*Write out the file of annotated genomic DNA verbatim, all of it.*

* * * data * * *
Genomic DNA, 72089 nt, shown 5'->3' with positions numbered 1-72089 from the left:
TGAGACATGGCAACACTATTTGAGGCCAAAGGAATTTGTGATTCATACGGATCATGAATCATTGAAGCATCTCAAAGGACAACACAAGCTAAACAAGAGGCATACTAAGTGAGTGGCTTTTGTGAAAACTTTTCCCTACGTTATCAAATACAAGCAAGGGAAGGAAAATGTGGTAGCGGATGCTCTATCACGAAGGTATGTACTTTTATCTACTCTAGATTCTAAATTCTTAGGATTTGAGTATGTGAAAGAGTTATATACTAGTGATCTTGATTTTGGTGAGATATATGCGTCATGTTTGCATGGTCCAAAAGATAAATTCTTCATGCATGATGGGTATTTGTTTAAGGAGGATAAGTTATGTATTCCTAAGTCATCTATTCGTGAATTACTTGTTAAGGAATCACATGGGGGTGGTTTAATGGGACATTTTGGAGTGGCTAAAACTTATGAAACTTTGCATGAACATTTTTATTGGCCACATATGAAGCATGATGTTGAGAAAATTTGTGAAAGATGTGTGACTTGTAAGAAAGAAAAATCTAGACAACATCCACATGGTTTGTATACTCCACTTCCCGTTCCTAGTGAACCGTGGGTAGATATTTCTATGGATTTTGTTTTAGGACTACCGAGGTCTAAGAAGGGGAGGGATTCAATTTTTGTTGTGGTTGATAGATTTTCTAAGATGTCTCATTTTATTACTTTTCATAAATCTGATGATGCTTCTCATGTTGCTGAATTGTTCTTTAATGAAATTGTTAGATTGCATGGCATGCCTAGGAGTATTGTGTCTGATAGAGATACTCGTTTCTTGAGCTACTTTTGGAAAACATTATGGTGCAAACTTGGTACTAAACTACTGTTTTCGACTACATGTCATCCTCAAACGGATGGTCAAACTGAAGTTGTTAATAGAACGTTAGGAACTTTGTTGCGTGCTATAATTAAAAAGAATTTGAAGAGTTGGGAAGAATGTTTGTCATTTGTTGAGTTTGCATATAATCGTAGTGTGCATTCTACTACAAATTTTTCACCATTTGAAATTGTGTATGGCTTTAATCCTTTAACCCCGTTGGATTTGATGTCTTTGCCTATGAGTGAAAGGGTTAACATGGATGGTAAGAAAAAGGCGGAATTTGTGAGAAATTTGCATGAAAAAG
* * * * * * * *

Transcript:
Genomic DNA, 72089 nt, shown 5'->3' with positions numbered 1-72089 from the left:
TGAGACATGGCAACACTATTTGAGGCCAAAGGAATTTGTGATTCATACGGATCATGAATCATTGAAGCATCTCAAAGGACAACACAAGCTAAACAAGAGGCATACTAAGTGAGTGGCTTTTGTGAAAACTTTTCCCTACGTTATCAAATACAAGCAAGGGAAGGAAAATGTGGTAGCGGATGCTCTATCACGAAGGTATGTACTTTTATCTACTCTAGATTCTAAATTCTTAGGATTTGAGTATGTGAAAGAGTTATATACTAGTGATCTTGATTTTGGTGAGATATATGCGTCATGTTTGCATGGTCCAAAAGATAAATTCTTCATGCATGATGGGTATTTGTTTAAGGAGGATAAGTTATGTATTCCTAAGTCATCTATTCGTGAATTACTTGTTAAGGAATCACATGGGGGTGGTTTAATGGGACATTTTGGAGTGGCTAAAACTTATGAAACTTTGCATGAACATTTTTATTGGCCACATATGAAGCATGATGTTGAGAAAATTTGTGAAAGATGTGTGACTTGTAAGAAAGAAAAATCTAGACAACATCCACATGGTTTGTATACTCCACTTCCCGTTCCTAGTGAACCGTGGGTAGATATTTCTATGGATTTTGTTTTAGGACTACCGAGGTCTAAGAAGGGGAGGGATTCAATTTTTGTTGTGGTTGATAGATTTTCTAAGATGTCTCATTTTATTACTTTTCATAAATCTGATGATGCTTCTCATGTTGCTGAATTGTTCTTTAATGAAATTGTTAGATTGCATGGCATGCCTAGGAGTATTGTGTCTGATAGAGATACTCGTTTCTTGAGCTACTTTTGGAAAACATTATGGTGCAAACTTGGTACTAAACTACTGTTTTCGACTACATGTCATCCTCAAACGGATGGTCAAACTGAAGTTGTTAATAGAACGTTAGGAACTTTGTTGCGTGCTATAATTAAAAAGAATTTGAAGAGTTGGGAAGAATGTTTGTCATTTGTTGAGTTTGCATATAATCGTAGTGTGCATTCTACTACAAATTTTTCACCATTTGAAATTGTGTATGGCTTTAATCCTTTAACCCCGTTGGATTTGATGTCTTTGCCTATGAGTGAAAGGGTTAACATGGATGGTAAGAAAAAGGCGGAATTTGTGAGAAATTTGCATGAAAAAG